Archive for the ‘The Mass’ Category

It is a bedrock Catholic truth, taught by the Church since the time of the Apostles, that Our Lord Jesus Christ is truly present in the Most Holy Eucharist: Body, Blood, Soul and Divinity.

The Council of Trent defined dogmatically that Our Lord Jesus Christ is present in every part of the Blessed Sacrament. The Council taught infallibly:

“If anyone denieth that, in the venerable Sacrament of the Eucharist, the whole Christ is contained under each species, and under every part of each species, when separated; let him be anathema.”
This means that Our Lord is present even in the smallest particle of the Host, and in the smallest particle that may fall to the ground. Thus the reverence that we owe to the Blessed Sacrament demands that we take every precaution that no particle of the Host — not even the smallest — is left open for desecration in any way.

First of all, Saint Thomas Aquinas taught that “out of reverence for this Sacrament, nothing touches it but what is consecrated.” Thus, he said the sacred vessels of the altar are consecrated for this holy purpose, but also, the priest’s hands are consecrated for touching this Sacrament. And St. Thomas said that it is therefore not lawful for anyone else to touch it, except to save it from desecration. (Summa, III, Q. 82. Art. 3)

This reverence for the Blessed Sacrament, and even for the smallest particles, was incorporated into the traditional Mass — the Old Latin Mass — which contained strict rubrics on this point:

1) From the moment the priest pronounces the words of the Consecration over the Sacred Host, the priest keeps his forefinger and thumb together on each hand. Whether he elevates the chalice, or turns the pages of the missal, or opens the tabernacle, his thumb and his forefinger on each hand are closed. The thumb and forefinger touch nothing but the Sacred Host;

2) During Holy Communion, the altar boy holds the paten under the chin of those receiving Communion, so that the slightest particle does not fall to the ground. This paten is cleaned into the chalice afterwards;

3) After Holy Communion is distributed, the priest scrapes the corporal (the small linen cloth on the altar) with the paten, and cleans it into the chalice so that if the slightest particle is left, it is collected and consumed by the priest;

4) Then, the priest washes his thumb and forefinger over the chalice with water and wine, and this water and wine is reverently consumed to insure that the smallest particle of the Sacred Host is not susceptible to desecration.

Communion in the hand and so-called Eucharist lay-ministers make a mockery of the Divine Truth that Our Lord is truly present in every particle of the Eucharist, and make a mockery of the holy rubrics used by the Church for centuries as a safeguard against desecration.

Because what happens with Communion in the hand?

The Host is placed in the hand, which is not consecrated. The communicant picks It up with his own fingers, which are not consecrated. The sacred particles fall to the ground, are stepped upon and desecrated.

Likewise with so-called Eucharistic lay-ministers, their hands are not consecrated; they should not be touching the Sacred Host. The sacred particles of the Host fall to the ground, are stepped upon and desecrated. The fingers of “lay-Eucharistic ministers” are not washed, so any particle remaining will also be desecrated.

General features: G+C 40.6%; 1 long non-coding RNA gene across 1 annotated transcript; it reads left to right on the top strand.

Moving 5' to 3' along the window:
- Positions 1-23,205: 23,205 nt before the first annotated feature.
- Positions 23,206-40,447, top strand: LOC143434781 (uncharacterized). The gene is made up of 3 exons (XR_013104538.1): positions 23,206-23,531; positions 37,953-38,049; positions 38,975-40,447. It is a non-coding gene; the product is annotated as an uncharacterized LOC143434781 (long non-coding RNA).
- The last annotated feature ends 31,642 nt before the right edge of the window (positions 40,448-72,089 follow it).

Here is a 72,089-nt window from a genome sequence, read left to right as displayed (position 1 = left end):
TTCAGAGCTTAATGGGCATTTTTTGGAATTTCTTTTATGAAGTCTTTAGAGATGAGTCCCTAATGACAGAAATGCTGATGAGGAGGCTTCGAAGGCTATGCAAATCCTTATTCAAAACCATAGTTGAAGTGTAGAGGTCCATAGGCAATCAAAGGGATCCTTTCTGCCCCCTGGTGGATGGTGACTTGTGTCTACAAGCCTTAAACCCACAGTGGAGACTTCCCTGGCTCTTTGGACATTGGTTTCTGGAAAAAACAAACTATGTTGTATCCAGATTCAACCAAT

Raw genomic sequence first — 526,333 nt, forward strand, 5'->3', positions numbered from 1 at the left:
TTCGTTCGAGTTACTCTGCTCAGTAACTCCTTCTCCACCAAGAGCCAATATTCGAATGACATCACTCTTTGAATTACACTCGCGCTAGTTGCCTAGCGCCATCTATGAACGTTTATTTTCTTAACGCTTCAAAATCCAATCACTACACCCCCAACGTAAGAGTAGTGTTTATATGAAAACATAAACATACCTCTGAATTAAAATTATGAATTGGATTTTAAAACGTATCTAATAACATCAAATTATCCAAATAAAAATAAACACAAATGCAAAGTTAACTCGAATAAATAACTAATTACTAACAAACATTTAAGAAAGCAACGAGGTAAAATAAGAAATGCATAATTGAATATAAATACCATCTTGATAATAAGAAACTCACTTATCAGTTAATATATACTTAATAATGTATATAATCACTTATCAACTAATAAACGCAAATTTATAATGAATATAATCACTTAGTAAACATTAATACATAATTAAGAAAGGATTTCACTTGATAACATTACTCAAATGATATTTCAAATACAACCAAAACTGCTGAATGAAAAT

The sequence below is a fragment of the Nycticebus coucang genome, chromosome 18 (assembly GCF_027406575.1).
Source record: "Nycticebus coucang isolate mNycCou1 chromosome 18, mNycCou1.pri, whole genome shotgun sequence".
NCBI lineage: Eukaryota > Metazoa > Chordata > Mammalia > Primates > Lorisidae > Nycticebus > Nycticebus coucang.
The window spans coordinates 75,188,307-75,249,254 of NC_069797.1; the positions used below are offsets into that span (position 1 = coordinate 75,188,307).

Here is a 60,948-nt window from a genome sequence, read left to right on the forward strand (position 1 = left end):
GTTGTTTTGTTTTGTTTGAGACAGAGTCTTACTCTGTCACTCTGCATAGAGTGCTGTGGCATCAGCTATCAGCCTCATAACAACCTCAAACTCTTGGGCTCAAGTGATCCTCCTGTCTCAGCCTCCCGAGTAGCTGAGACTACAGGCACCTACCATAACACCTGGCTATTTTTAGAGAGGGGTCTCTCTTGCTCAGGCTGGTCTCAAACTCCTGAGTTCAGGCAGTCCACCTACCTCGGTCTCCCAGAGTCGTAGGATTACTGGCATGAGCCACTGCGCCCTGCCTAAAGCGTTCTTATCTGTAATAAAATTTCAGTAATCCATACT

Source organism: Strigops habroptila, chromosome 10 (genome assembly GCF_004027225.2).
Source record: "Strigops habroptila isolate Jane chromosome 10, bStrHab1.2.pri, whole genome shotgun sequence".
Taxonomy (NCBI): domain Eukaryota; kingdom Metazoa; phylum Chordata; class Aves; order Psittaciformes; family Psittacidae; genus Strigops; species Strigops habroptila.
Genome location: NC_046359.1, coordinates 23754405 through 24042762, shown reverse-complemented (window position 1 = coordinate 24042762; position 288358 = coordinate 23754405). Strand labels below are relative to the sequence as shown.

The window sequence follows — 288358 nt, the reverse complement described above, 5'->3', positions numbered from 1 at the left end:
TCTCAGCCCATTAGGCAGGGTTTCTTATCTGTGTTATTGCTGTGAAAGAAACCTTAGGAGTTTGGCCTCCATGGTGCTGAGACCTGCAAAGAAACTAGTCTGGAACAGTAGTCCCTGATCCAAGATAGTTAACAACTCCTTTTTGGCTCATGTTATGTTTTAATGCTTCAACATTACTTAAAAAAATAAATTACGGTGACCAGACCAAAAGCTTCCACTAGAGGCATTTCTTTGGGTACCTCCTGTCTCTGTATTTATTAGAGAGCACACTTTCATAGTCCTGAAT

No authority in the Church, not even the highest, can dispense a Catholic from the duty of preserving the necessary reverence owed to Our Lord in the Blessed Sacrament. Any Church leader who does so labors under the “diabolic disorientation of the upper hierarchy” warned against by Sister Lucy of Fatima, and is derelict in his duty.

Only forty-five years ago, Communion in the hand was unthinkable in Catholic churches. It was recognized for the sacrilege that it is. Only forty-five years ago, Eucharistic lay-ministers were unthinkable in Catholic churches. It was recognized for the sacrilege that it is.

But now, these abuses are permitted and promoted by a liberal hierarchy who — in this area and in many other areas — suddenly approve what the Church always rightly condemned. This “suddenly blessing what the Church always condemned” is the hallmark of the Vatican II reforms.

The truth, however, is that God does not change, and man’s duty of reverence toward the Blessed Sacrament does not change, even if we have many leaders who in their destructive liberalization of the Catholic Church, seem to care little or nothing for the true reverence we owe to Our Lord in the Holy Eucharist.

Thus, anyone who receives Communion in the hand, or who receives Communion from a Eucharistic lay-minister, or who is a Eucharistic lay-minister himself or herself — in the objective order — is committing a sacrilege. It is a misuse of a holy thing. It is a mockery of what the Church has taught and practiced. It is a desecration of the greatest gift that God has given us: the Real Presence of Our Lord Jesus Christ in the Most Holy Eucharist.

The Need for Reparation

In 1916, a year before Our Lady’s visitations at Fatima, the “Angel of the Eucharist” appeared with Chalice and Host to the children. He administered the Sacred species to the three children saying, “Eat and drink the Body and Blood of Our Lord, horribly outraged by ungrateful men. Make reparation for their crimes and console your God.” The Angel left the chalice and the Host suspended in the air, and prostrated himself before It. The children imitated him. The Angel then prayed repeatedly this act of reparation:

“Most Holy Trinity, Father, Son and Holy Ghost, I offer Thee the Most Precious Body, Blood, Soul and Divinity of Jesus Christ, present in all the tabernacles of the world, in reparation for the outrages, sacrileges and indifference by which He Himself is offended. And by the infinite merits of His most Sacred Heart and of the Immaculate Heart of Mary, I beg of Thee the conversion of poor sinners.”